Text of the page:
3. Recording equipment operating leases in the equipment inventory system. The Property Control Department will record the equipment in B.1.(a.) above in the equipment inventory system if USNH retains title to the equipment after the lease expires. The Controller's Office will provide a quarterly lease commitment report to Property Control so quarterly updating of the equipment inventory files can take place. The equipment will be recorded at zero dollar value to enable operating leases to appear on departmental equipment inventory listings and allow reconciliation of equipment inventory to Banner.

4. Recording capital lease payments. Capital lease payments are recorded as mandatory transfers from Current funds to Plant funds (see Procedure 2-043: Inter-fund Transfers - Mandatory). Capital lease payments are encumbered at the beginning of each fiscal year on a Banner PO document. Capital lease payments should be charged to Banner account code 8O0035. Capital leases recorded in account code 8O0035 can be for equipment, buildings or land. Purchasing will make the determination of whether a lease greater than $50,000 should be recorded as a capital lease or operating lease, based on the criteria in B.6. below, and consultation with the Controller as appropriate. Departments requesting a lease of $50,000 or more should ask Purchasing whether it will be classified as a capital lease or operating lease before entering the PO document; otherwise, account codes may need to be changed later. Purchasing will notify the Controller's Office of all capital leases entered into.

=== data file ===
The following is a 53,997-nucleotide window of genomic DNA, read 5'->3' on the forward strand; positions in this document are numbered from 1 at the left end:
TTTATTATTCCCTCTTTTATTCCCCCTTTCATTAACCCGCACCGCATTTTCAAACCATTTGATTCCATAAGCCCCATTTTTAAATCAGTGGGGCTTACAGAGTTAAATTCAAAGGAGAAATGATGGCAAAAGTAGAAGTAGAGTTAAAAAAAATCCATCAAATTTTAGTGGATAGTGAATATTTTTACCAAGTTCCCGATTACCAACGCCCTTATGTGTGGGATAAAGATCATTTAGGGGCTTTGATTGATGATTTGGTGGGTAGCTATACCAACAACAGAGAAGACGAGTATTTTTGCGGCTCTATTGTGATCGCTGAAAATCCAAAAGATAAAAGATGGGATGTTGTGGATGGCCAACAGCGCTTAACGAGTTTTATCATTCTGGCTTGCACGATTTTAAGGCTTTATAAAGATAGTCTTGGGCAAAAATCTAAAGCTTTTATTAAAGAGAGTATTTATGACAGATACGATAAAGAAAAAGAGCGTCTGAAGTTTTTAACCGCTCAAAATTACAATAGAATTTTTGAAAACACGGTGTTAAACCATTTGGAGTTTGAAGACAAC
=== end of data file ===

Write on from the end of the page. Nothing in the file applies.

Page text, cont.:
5. Recording capital leases in the equipment inventory system and the plant fund balance sheet. If a lease is classified as a capital lease, USNH must record an asset and a corresponding lease liability on the Plant fund balance sheet. The leased asset is capitalized at the present value of the minimum lease payments  or the fair market value of the leased asset at the inception of the lease, whichever is lower. The leased asset should generally be depreciated like all other USNH assets over its estimated economic life. The Controller's Office is responsible for recording the asset, liability, depreciation, mandatory transfer into the Plant fund (the credit side of the mandatory transfer recorded by the department in 3. above), and the interest expense and reduction of liability that occurs in the Plant fund each time a capital lease payment is made to the lessor. USNH Financial Services will notify Property Control on a quarterly basis of any capital leases which need to be recorded in the equipment inventory system.

6. Summarized provisions of GASB 62, paragraph 213. Lease agreements that meet one or more of the following criteria, at the inception of the lease, must be classified as capital leases [if the sum of all payments is $50,000 or more]:

a. The lease transfers ownership of the property to USNH at the end of the lease term.
b. The lease contains a bargain purchase option.
c. The lease term is equal to 75 percent or more of the estimated economic life of the leased property (this criterion is not applicable when the lease term begins with the last 25 percent of the economic life of the asset.)
d. The present value of the minimum lease payments (excluding insurance and maintenance or similar costs) equals or exceeds 90 percent of the excess of the fair value of the leased property to the lessor over any related investment tax credit retained by the lessor, if applicable. The discount rate used should be USNH's incremental borrowing rate or the rate implicit in the lease, whichever is lower.

Leases not meeting any of these criteria are classified as operating leases.